Ben Monder (b. New York, 1962) has freelanced in the New York area for over 15 years. He has performed with Rashied Ali, Jack McDuff, Marc Johnson, Tim Berne, Paul Motian, Lee Konitz, the Roland Vasquez Big Band, and the Carnegie Hall Orchestra, and is a regular member of the Maria Schneider Jazz Orchestra. He has appeared on over 50 CDs as a sideman. The Ben Monder Trio can be heard on Songlines and Arabesque; a duo/quartet CD (co-led with vocalist Theo Bleckmann), No Boat (1996), is also on Songlines.
Stomu Takeishi (b. Mito, Japan, 1964) studied music at Berklee College and the New School in New York. He has performed and recorded with Paul Motian’s Electric Bebop Band and Dave Tronzo, and performed with Don Cherry, Dave Liebmann and Mick Goodrick among others; currently he performs/records with Henry Threadgill’s Make A Move, Erik Friedlander’s Topaz, Myra Melford’s Crash, Badal Roy, and Cuong Vu.
Drummer/percussionist Satoshi Takeishi (b. Mito, 1962) studied at Berklee where he became interested in the music of South America. He spent four years in Columbia where he worked with composer/arranger Francisco Zumaque, including performances with the Bogota Symphony Orchestra honoring the music of Lucho Bermudes. In 1986 he returned to the U.S., producing a record for flutist Nestor Torres in Miami and studying and performing with oud master Joe Zeytoonian. In New York since 1991, he has performed/recorded with Brian Ales, Ray Barretto, Chris Dahlgren, Eliane Elias, Erik Friedlander, Hector Martigñon, Lucia Pulido (also arranging Columbian folk songs for her forthcoming CD), Badal Roy, and Pablo Ziegler, and performed with Carlos Patato Valdes, Herbie Mann, Paul Winter Consort, and Rabih Abou-Khalil.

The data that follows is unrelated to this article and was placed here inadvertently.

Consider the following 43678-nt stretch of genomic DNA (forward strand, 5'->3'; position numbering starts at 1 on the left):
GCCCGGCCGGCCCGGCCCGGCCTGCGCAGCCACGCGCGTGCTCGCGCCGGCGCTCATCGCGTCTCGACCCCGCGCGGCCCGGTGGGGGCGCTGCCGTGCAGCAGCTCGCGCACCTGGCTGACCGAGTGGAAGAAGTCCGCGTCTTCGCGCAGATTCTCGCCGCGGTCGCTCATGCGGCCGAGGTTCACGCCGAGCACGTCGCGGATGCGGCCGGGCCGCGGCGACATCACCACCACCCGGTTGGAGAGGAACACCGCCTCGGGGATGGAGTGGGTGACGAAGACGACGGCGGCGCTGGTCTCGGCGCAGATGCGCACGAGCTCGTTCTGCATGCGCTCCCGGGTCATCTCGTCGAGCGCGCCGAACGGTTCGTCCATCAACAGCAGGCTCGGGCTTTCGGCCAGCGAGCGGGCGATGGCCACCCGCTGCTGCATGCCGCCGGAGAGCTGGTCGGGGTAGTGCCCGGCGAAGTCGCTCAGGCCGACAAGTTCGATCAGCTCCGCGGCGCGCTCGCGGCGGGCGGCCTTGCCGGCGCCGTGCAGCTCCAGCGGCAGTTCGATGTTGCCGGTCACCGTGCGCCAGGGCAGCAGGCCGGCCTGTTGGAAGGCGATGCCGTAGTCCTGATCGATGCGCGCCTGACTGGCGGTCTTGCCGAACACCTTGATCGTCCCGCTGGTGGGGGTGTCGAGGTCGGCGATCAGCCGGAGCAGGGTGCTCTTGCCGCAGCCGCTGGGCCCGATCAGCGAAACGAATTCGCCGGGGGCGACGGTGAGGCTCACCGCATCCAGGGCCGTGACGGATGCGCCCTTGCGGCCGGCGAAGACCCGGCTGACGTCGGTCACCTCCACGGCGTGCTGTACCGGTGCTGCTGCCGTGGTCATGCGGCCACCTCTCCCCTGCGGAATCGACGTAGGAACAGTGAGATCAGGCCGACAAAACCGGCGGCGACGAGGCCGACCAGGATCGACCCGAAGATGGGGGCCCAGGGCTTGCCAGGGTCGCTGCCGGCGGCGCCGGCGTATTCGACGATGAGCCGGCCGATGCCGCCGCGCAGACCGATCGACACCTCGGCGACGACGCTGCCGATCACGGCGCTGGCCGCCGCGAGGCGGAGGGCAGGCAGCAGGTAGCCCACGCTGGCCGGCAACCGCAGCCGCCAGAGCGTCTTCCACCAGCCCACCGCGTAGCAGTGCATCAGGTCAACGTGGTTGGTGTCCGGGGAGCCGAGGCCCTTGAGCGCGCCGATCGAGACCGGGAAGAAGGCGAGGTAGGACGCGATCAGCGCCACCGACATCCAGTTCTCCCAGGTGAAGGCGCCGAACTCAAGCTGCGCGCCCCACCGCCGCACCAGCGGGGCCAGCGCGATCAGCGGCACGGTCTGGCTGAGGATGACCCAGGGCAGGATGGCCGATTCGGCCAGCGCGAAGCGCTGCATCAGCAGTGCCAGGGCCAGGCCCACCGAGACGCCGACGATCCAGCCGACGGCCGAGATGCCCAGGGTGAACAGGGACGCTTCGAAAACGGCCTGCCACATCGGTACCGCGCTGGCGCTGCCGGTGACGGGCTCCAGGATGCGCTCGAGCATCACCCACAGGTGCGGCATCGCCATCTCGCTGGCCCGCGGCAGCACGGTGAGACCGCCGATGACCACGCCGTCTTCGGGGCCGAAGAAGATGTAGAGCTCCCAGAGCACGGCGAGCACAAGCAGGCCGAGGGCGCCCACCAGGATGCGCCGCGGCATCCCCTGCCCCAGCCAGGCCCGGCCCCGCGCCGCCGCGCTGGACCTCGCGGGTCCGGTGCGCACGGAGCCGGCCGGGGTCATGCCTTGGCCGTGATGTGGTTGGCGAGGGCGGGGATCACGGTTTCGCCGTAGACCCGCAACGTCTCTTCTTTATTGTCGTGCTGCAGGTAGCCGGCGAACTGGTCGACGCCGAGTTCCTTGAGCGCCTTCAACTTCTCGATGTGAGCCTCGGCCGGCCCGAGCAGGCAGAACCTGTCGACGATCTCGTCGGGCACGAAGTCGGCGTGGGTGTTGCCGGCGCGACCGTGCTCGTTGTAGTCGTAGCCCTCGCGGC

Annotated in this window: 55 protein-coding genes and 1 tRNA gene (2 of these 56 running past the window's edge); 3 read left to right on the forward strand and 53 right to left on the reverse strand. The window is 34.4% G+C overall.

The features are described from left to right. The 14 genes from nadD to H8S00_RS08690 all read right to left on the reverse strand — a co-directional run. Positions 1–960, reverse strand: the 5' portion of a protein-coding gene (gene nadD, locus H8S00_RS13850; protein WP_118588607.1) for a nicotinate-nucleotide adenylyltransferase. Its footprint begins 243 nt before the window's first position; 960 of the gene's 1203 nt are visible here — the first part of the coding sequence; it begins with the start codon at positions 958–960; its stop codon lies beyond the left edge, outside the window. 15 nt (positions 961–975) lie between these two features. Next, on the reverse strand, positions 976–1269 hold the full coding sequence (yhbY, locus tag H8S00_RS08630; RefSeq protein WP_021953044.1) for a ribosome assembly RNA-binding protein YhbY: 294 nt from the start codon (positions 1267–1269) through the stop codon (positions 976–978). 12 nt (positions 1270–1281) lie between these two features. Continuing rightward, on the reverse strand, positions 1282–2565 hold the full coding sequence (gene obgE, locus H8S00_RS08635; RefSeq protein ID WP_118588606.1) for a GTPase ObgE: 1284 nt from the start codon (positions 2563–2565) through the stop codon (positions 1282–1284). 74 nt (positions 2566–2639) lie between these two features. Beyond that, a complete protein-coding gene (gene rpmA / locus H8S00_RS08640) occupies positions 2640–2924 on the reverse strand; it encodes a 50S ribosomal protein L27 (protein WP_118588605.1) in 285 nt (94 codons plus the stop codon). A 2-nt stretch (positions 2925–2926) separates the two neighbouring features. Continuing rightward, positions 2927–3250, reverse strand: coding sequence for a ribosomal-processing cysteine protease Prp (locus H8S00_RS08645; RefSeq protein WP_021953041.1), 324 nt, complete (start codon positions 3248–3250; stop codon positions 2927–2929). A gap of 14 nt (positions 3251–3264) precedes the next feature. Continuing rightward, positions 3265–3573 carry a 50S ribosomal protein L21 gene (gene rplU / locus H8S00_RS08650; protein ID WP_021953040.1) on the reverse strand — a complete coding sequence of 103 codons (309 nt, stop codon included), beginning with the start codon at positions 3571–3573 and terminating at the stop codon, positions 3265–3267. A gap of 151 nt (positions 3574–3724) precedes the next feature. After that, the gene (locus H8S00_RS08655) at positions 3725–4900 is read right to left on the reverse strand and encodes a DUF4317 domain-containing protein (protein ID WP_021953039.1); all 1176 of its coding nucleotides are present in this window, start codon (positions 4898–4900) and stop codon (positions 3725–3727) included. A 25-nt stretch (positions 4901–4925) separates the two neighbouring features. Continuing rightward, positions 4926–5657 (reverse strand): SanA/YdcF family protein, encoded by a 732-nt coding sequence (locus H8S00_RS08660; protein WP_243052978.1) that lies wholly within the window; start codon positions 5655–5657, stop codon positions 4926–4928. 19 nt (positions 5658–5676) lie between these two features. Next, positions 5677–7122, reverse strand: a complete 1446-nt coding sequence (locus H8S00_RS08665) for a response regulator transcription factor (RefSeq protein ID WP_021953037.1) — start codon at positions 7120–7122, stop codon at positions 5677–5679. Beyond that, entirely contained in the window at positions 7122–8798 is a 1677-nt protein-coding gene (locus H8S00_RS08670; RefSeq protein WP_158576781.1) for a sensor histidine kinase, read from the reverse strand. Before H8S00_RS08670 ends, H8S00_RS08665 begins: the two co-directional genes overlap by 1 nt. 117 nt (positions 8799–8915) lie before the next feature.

**** “Zimmerli’s originals are as abstract and exotic as ever. “Sand,” the opener, begins with a drone note that sets up a strikingly subtle, Eastern-influenced rubato theme. (Kevin Whitehead’s second-by-second analysis in the liner notes is well worth reading.)…Both the originals and the standards bear clear marks of Zimmerli’s highly individual style, in which contemporary classical and ethnic musics mix with…not-so-free jazz. — David R. Adler, Allmusic.com
**** “[the band members] are quite adept at melding fragmented motifs into comprehensive statements that intertwine and redevelop into climactic opuses featuring Zimmerli’s extended notes and richly melodic lyricism…However, the saxophonist employs a shift in strategy as he turns in a softly stated and stunningly beautiful rendition of the time-honored standard, ‘Invitation’…Zimmerli’s impressionistic dreamscapes amid the band’s heated flurries and circuitous discourses signify a mark of invention while the saxophonist pursues a sound and style that is clearly his own!” — Glenn Astarita, AllAboutJazz.com